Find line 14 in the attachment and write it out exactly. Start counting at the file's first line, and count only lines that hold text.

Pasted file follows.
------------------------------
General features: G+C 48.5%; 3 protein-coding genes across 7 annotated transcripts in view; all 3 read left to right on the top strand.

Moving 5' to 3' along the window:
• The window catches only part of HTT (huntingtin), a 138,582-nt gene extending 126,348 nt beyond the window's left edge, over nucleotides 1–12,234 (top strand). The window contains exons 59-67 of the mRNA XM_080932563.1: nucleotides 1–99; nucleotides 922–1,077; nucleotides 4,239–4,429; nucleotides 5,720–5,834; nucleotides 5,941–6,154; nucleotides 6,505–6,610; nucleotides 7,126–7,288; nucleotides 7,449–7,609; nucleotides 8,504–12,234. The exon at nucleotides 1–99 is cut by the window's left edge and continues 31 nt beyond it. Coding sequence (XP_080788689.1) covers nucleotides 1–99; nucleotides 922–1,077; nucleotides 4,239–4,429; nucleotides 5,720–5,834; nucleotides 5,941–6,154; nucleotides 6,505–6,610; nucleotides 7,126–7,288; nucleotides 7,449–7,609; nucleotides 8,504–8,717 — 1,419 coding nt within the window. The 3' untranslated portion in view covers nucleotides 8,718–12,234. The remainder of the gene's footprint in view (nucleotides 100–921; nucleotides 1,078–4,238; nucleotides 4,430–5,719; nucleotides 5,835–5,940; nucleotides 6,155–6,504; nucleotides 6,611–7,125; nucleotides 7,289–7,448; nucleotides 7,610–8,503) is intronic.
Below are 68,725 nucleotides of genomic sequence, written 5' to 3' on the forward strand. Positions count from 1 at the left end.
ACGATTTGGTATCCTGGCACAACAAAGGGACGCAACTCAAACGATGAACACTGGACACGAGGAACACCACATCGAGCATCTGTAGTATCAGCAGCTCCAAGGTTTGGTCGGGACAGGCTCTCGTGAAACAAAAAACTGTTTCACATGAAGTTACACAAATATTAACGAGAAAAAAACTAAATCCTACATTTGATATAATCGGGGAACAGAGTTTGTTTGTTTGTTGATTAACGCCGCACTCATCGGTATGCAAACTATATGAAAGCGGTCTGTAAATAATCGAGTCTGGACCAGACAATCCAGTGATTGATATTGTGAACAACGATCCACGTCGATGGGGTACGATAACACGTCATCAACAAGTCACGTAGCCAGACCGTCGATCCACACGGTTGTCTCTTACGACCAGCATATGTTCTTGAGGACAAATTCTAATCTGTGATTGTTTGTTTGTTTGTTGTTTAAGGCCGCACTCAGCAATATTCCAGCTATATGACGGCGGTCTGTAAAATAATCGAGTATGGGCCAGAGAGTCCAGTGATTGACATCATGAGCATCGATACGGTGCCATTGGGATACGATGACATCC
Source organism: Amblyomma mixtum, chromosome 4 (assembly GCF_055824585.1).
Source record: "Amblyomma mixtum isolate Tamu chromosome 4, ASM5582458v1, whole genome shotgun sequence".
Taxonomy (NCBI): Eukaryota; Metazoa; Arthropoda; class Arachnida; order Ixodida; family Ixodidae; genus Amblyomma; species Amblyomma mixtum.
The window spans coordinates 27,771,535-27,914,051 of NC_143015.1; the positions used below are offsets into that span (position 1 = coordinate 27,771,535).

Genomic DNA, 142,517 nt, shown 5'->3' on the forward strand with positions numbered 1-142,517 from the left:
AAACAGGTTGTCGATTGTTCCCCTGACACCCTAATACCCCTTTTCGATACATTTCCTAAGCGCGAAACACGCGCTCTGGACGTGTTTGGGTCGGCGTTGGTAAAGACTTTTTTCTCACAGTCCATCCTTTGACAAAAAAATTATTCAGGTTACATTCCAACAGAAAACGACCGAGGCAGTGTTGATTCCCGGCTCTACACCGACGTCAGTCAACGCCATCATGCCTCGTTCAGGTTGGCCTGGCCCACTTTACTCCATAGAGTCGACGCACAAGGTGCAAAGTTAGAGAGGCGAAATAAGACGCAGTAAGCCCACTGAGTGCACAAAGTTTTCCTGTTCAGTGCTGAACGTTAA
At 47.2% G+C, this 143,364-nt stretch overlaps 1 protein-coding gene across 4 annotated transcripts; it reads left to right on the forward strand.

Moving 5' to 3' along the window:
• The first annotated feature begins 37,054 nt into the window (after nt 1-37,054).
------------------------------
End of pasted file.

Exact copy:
• The first annotated feature begins 37,054 nt into the window (after nt 1-37,054).